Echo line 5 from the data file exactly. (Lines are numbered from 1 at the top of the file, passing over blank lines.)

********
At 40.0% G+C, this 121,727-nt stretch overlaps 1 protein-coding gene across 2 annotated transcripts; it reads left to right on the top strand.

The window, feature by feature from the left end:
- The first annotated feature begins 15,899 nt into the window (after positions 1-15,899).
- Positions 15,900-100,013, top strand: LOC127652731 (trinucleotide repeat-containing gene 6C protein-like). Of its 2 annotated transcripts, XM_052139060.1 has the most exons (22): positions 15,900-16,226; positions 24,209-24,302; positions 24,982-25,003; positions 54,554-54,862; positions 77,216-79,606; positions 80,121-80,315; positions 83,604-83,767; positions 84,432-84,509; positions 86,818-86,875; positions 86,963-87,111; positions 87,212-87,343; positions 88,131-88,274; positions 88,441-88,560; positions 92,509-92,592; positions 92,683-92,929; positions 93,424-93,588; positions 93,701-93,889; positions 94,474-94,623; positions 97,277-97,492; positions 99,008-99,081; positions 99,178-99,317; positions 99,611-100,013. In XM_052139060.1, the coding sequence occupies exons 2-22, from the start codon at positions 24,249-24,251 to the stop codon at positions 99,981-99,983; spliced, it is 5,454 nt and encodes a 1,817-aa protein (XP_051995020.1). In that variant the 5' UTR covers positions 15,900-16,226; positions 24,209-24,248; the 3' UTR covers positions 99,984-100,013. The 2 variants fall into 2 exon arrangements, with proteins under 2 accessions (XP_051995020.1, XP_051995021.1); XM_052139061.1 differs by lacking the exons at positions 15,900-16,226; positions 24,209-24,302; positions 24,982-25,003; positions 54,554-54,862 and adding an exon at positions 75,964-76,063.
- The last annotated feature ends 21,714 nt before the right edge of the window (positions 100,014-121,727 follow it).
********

- The last annotated feature ends 21,714 nt before the right edge of the window (positions 100,014-121,727 follow it).